Awards recognizing the strongest banks in China, as Chinese bankers take leading roles on the global stage.
Stars of China | Domestic
China Construction Bank
CCB is combining its strength in traditional banking with significant new technologies to offer the best customer banking services in the country. CCB has long been the country’s largest mortgage lender and is implementing a network of “smart” ATMs to replace conventional counter banking service. These ATMs, which utilize facial recognition, ID verification and check scanning features, will bring more convenience to the customer’s experience while allowing CCB to expand its geographic reach more easily. The bank also has made improvements to its mobile banking services, resulting in a 36% increase in mobile banking fees in the first half of the year.
Industrial and Commercial Bank of China
ICBC has the largest share of both corporate loans and corporate deposits in the banking industry. This tremendous size has not prevented the bank from being responsive to the always-evolving market conditions within China and in the many markets around the world in which the bank operates. ICBC provided more than $20 billion in loans to almost 40 “Go Global” projects in the first half of the year, while also building more small and micro banking centers and expanding credit card and loan services for small business owners.
Last year was volatile for Chinese securities, with domestic stock exchanges hitting record highs in the spring before plummeting in June. GF Securities weathered the storm well, increasing its underwriting revenue in the first half of 2016 by almost 11% year over year, despite much more challenging market conditions. The firm, which raised $3.6 billion in its own well-timed Hong Kong IPO in April 2015, underwrote 26 equity deals worth $7.9 billion in the first half, ranking behind only Citic Securities in Dealogic’s China league tables.
China Construction Bank
Infrastructure investment has been a cornerstone of CCB’s operations since the bank opened in 1954. Despite growing to become a world-class consumer and corporate bank, CCB has not lost touch with that original mandate. In the first half of 2016, the bank extended Rmb2.78 trillion ($417 billion) in infrastructure-related loans, accounting for almost 48% of its total corporate lending portfolio. The bank’s experience in infrastructure lending has helped overseas as well: CCB inked an agreement with the Singapore government in April to provide S$30 billion (US$22 billion) in financing for infrastructure projects in Southeast Asia.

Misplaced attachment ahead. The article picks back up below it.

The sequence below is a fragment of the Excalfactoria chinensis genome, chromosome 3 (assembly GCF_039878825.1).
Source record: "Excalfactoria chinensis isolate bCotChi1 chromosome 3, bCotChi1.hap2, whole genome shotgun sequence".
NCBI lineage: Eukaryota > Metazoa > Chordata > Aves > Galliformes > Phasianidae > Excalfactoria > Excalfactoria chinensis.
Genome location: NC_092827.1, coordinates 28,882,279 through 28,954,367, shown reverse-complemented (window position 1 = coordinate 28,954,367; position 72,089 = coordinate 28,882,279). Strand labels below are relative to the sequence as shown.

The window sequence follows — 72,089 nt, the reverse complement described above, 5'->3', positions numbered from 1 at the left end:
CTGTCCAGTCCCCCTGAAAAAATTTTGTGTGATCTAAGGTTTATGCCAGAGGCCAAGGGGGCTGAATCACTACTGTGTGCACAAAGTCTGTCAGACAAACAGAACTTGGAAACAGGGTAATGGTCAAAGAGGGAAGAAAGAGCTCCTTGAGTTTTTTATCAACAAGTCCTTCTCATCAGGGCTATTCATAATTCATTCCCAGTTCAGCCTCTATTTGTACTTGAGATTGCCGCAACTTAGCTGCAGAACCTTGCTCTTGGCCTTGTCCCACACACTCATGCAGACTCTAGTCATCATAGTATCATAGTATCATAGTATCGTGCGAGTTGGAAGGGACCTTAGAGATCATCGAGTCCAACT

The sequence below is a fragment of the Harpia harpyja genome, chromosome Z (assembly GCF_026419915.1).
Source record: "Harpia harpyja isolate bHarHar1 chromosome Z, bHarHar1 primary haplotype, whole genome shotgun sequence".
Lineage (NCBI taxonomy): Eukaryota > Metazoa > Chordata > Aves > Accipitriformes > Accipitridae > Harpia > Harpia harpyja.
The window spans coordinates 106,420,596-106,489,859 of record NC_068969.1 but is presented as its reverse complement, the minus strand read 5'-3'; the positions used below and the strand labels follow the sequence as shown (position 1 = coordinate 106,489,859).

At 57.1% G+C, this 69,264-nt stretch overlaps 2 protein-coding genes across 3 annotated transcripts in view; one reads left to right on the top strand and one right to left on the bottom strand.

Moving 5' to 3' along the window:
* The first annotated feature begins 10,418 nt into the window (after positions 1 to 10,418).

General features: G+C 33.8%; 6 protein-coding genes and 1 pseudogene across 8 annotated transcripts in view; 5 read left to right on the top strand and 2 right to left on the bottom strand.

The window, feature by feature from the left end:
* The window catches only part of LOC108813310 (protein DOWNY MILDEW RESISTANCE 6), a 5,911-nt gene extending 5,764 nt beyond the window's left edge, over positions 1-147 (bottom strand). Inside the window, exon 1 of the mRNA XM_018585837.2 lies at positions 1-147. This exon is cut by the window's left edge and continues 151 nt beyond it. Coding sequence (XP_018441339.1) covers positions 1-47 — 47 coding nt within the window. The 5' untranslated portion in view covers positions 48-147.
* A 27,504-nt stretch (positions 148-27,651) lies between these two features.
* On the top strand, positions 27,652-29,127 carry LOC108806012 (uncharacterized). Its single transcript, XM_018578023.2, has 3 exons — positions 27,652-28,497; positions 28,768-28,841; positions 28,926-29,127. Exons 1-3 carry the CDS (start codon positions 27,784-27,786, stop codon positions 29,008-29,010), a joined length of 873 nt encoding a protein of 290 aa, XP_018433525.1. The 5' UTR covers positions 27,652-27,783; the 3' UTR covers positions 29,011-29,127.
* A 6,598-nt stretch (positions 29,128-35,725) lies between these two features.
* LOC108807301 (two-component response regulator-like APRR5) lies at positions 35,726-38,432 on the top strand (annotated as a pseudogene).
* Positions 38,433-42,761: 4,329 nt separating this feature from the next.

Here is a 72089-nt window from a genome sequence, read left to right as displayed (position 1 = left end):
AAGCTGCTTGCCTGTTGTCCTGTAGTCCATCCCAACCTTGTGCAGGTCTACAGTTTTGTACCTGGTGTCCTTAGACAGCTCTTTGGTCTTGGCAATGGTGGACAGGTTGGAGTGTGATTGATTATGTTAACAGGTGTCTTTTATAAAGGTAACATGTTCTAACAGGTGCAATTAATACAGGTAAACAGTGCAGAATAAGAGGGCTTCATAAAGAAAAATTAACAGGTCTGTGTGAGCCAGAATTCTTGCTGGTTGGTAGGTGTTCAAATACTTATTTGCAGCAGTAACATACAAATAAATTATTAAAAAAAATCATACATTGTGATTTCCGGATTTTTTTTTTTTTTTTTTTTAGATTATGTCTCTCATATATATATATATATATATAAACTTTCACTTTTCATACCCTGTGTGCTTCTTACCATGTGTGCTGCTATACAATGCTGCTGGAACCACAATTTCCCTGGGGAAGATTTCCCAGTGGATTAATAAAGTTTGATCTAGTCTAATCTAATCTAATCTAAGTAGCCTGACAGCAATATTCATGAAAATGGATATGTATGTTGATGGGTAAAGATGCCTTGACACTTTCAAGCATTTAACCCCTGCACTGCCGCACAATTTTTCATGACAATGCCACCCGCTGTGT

Bank of China
This year, China’s outbound investment is outpacing inbound investment for the first time since the country began opening up its market almost four decades ago. Historically the most international of China’s big four banks, BOC is perfectly placed to benefit from this wave of investment pouring out of China and into markets around the world. BOC led all mandated mergers and acquisitions arrangers in the Asia Pacific region (ex-Japan) in M&A last year by working on 15 deals worth $7 billion—a 14.7% market share, according to Thomson Reuters tracking.
Bank of China
The strength of BOC’s bond business shows on many fronts. In the first half of the year, the bank ranked first in total value of offshore Renminbi bond issuance, first in value of interbank “panda bonds,” and second in value of Chinese enterprises’ G3 bonds. The bank also boasts the fourth-largest market share in debt underwriting on the domestic open market. In June, the bank boosted its international profile and contributed to an economic milestone by underwriting China’s first overseas, renminbi-denominated sovereign bond issuance in London.
Small Business Lending
Based in China’s northeast, Harbin Bank has taken an unconventional approach to its growth by focusing on lending to small businesses rather than big corporate clients. Loans to small enterprises (SMEs) grew by 16.9% in the first half of the year and now account for 57% of the bank’s overall corporate lending portfolio. The bank hopes to keep up the momentum in the coming year with recent improvements to its online services and cross-border settlement services for small-business customers.
Supply Chain Finance
Bank of Communications
As China’s fifth-largest bank, BoCom has long relied on progressive products and services to reach corporate customers that historically have been underserved by its more-established Big Four peers. Strengthened by its relationship with its second-largest investor, HSBC, BoCom’s supply chain finance team focuses on the many companies along a supply chain and assists not only with financing and liquidity management but logistics, insurance and other services as well. In the past year, the bank has improved its e-banking services for corporate clients while expanding its presence overseas.
Bank of China
BOC built on historically strong ties to foreign financial entities to establish an industry-leading 1,489 cross-border clearing accounts for correspondent banks from 110 countries and regions. The bank ranks first in both customer base and business scale for Qualified Foreign Institutional Investors (QFIIs) and Renminbi-Qualified Foreign Institutional Investors (RQFIIs) and has helped foreign entities—including British Columbia and the government of Hungary—issue renminbi-denominated bonds domestically and abroad.